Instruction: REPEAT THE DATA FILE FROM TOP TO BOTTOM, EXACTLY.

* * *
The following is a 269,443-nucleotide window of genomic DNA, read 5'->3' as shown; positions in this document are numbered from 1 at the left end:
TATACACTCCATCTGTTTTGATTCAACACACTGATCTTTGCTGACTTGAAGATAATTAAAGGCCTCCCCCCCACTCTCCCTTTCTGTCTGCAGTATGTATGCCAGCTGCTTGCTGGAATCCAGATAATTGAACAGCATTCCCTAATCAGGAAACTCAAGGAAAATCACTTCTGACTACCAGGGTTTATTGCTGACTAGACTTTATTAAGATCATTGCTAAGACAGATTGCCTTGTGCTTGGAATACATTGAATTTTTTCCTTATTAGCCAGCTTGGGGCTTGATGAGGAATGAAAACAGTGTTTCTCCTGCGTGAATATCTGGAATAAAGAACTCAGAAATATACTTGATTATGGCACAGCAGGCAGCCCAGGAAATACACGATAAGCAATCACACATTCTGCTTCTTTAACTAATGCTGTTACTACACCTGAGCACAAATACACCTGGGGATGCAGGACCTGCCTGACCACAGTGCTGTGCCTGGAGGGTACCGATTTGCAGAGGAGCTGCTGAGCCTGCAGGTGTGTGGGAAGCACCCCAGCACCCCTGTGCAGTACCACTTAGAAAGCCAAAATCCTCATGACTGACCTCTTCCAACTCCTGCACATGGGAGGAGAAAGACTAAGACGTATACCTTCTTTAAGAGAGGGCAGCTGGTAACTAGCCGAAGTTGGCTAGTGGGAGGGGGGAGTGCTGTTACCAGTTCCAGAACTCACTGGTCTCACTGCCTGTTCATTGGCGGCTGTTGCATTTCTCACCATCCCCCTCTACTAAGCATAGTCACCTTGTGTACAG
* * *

The following is a 269,443-nucleotide window of genomic DNA, read 5'->3' as shown; positions in this document are numbered from 1 at the left end:
TATACACTCCATCTGTTTTGATTCAACACACTGATCTTTGCTGACTTGAAGATAATTAAAGGCCTCCCCCCCACTCTCCCTTTCTGTCTGCAGTATGTATGCCAGCTGCTTGCTGGAATCCAGATAATTGAACAGCATTCCCTAATCAGGAAACTCAAGGAAAATCACTTCTGACTACCAGGGTTTATTGCTGACTAGACTTTATTAAGATCATTGCTAAGACAGATTGCCTTGTGCTTGGAATACATTGAATTTTTTCCTTATTAGCCAGCTTGGGGCTTGATGAGGAATGAAAACAGTGTTTCTCCTGCGTGAATATCTGGAATAAAGAACTCAGAAATATACTTGATTATGGCACAGCAGGCAGCCCAGGAAATACACGATAAGCAATCACACATTCTGCTTCTTTAACTAATGCTGTTACTACACCTGAGCACAAATACACCTGGGGATGCAGGACCTGCCTGACCACAGTGCTGTGCCTGGAGGGTACCGATTTGCAGAGGAGCTGCTGAGCCTGCAGGTGTGTGGGAAGCACCCCAGCACCCCTGTGCAGTACCACTTAGAAAGCCAAAATCCTCATGACTGACCTCTTCCAACTCCTGCACATGGGAGGAGAAAGACTAAGACGTATACCTTCTTTAAGAGAGGGCAGCTGGTAACTAGCCGAAGTTGGCTAGTGGGAGGGGGGAGTGCTGTTACCAGTTCCAGAACTCACTGGTCTCACTGCCTGTTCATTGGCGGCTGTTGCATTTCTCACCATCCCCCTCTACTAAGCATAGTCACCTTGTGTACAG